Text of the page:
Devin Nunes

Some 2020 Democratic Presidential Speculation, Just Because

The sun rises near the White House on Nov. 8, 2016 in Washington, DC. (Photo by Zach Gibson/Getty Images)

It would be easy enough to overplay the drama in an early look toward the 2020 election by Alexander Burns and Jonathan Martin of the New York Times:

In a largely leaderless party, two distinct groups are emerging, defined mostly by age and national stature. On one side are three potential candidates approaching celebrity status who would all be over 70 years old on Election Day: Mr. Biden, and Senators Elizabeth Warren of Massachusetts and Bernie Sanders of Vermont.

Competing against the Democrats’ senior cohort is a large and relatively shapeless set of younger candidates who span the ideological spectrum: governors, senators, mayors, wealthy executives and even members of the House. They are animated by the president’s turbulent debut and the recent history, from Barack Obama’s victory in 2008 to Mr. Trump’s last year, of upstart candidates’ catching fire.

In the Senate alone, as much as a quarter of the Democrats’ 48-member caucus are thought to be giving at least a measure of consideration to the 2020 race, among them Cory Booker of New Jersey, Kirsten E. Gillibrand of New York, Amy Klobuchar of Minnesota and Kamala Harris of California. All are closer to 40 than 80.

For now, however, it is the party’s septuagenarian trio that is casting the longest shadow over 2020, and all three have taken steps to extend or expand their leadership status in the party.

In between, for good measure, is discussion of an amorphous non-faction we might consider as the collected other, including Rep. Seth Moulton (MA-06), Los Angeles Mayor Eric Garcetti, and New Orleans Mayor Mitch Landrieu. Before booking the orchestra for a dramatic score, we should remember this is merely April, 2017; Democrats need to to read the midterm map, first. That is to say, it seems a bit early to see who lands where in relation to what. And, admittedly, it is hard to account for the proverbial known unknowns in the time of Trump; the unknown unknowns seem extraordinary at this time, too.α

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The Trump Fantastic (#trumpstyle)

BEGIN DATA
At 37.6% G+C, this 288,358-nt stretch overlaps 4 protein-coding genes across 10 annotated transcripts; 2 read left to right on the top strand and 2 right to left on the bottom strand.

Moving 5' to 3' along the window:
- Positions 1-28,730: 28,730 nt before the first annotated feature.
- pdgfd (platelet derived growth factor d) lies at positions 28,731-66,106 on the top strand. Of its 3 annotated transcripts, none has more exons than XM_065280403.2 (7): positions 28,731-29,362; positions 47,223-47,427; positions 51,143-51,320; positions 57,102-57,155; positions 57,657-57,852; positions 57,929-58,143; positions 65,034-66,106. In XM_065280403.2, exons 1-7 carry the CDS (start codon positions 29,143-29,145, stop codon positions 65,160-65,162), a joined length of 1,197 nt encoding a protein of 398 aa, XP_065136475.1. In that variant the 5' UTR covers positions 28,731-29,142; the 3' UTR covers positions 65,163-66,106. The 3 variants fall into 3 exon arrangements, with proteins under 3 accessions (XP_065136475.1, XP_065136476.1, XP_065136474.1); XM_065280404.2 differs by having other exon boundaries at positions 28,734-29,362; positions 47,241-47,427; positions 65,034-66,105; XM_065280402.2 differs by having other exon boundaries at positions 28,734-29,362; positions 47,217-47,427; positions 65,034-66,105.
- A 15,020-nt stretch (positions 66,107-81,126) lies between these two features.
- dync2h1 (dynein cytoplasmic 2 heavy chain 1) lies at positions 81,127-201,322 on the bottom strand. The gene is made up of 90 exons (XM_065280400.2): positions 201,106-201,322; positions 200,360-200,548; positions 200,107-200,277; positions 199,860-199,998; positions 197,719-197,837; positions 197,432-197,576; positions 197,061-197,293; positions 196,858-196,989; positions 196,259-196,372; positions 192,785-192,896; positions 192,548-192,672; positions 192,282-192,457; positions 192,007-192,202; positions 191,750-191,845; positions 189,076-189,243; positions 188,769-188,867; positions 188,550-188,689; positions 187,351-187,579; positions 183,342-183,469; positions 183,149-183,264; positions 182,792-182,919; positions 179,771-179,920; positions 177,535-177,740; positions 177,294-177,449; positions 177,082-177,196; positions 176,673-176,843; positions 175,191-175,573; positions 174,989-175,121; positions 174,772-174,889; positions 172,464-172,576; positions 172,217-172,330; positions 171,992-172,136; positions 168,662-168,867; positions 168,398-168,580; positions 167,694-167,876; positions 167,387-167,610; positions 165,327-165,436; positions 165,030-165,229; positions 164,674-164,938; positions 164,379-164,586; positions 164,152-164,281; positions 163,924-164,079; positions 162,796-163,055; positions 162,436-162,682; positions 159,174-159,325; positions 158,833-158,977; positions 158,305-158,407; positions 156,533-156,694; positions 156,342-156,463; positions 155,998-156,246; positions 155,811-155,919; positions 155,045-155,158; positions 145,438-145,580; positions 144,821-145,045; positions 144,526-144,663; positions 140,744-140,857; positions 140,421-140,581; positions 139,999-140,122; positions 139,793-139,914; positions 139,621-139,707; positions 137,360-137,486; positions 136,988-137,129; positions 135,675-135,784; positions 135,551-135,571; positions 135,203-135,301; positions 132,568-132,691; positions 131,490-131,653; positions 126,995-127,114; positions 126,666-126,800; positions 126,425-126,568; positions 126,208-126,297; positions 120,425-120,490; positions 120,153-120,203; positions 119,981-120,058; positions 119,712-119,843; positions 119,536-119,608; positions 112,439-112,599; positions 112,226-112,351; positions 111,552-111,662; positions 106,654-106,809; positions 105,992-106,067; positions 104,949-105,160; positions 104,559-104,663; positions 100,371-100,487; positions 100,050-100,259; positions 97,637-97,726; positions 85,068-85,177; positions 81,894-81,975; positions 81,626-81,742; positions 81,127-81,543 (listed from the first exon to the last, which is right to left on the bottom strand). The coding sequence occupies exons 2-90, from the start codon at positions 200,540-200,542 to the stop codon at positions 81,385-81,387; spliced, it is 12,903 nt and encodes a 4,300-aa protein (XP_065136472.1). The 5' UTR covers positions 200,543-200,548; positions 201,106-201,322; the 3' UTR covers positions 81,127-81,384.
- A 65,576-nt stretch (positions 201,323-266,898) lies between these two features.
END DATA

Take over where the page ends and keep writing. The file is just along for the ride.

#trippingthetrumpfantastic | #WhatTheyVotedFor

U.S. President Donald Trump addresses the Central Intelligence Agency, 21 January 2016, in Langley, Virginia. (Photo: Olivier Doulier/Pool/Getty Images)

“Usually, even the laziest of partisans aren’t quite so ridiculous when dealing with the legislative branch’s oversight role over the executive branch.”

Steve Benen

Something goes here about striking decay. And something unfortunate about how that sounds about right. No, really: In what universe?

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The GOP, Pitching Their Biggest Tent

House committee leadership for the second session of the 114th Congress, via The Rachel Maddow Show, 18 November 2014.

When Republicans pitch a big tent, it’s usually still a sausage-fest.

How’s that? Comedically concise enough? Or do we need the lede?

House Republicans have selected white men to chair all but one of their standing committees next year.

The secretive Republican Steering Committee announced its recommendations late Tuesday after an all-day meeting to pick the heads of 17 committees, with all of those slots going to white men. Rep. Candice Miller, who was previously reappointed by Speaker John Boehner to lead the House Administration Committee, will remain the only woman to wield a gavel.

(Newhauser)

We would be remiss to omit the fact that Rep. Miller (R-MI10) is not the extent of GOP diversity in House leadership. House Republicans also picked Devin Nunes, a man of Portuguese descent who also carries a title of nobility from that country, to chair the Permanent Select Committee on Intelligence.

It should also be noted that the House Administration Committee is the chair least sought by any member of Congress. Rachel Maddow tried her hand, last night, at telling the story of how Rep. Miller got that job. It would be funny, except that a humorous telling does nothing to abate the tragedy of the tale.

Meanwhile, House Majority Whip Steve Scalise responded to inquiries about the lack of diversity by explaining just how diverse Republican leadership is:

“Well, as part of leadership, we have a lot of women in our leadership team,” Scalise said on MSNBC’s “Morning Joe,” when asked about the near-total absence of women in committee top spots.

In the House, 20 men were chosen for 21 key positions — the exception was Rep. Candice Miller, who will continue to chair the House Administration Panel.

Scalise also cited Rep. Cathy McMorris Rodgers, who was re-elected chairwoman of the Republican Conference and said, “Obviously, we have a number of other women that are very talented as part of our conference leadership.”

(McCalmont)

Look, it’s not quite the same as saying a private company has strong female representation among executives because all the males have female administrative assistants, but neither is it so different.

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Newhauser, Daniel. “House Republicans Just Picked 21 Committee Chairs. 20 Are Men.” National Journal. 18 November 2014.

Maddow, Rachel. “Diversity not a priority in House GOP picks”. The Rachel Maddow Show. msnbc. 18 November 2014.

McCalmont, Lucy. “Scalise defends male-dominated committee chairmanships”. Politico. 19 November 2014.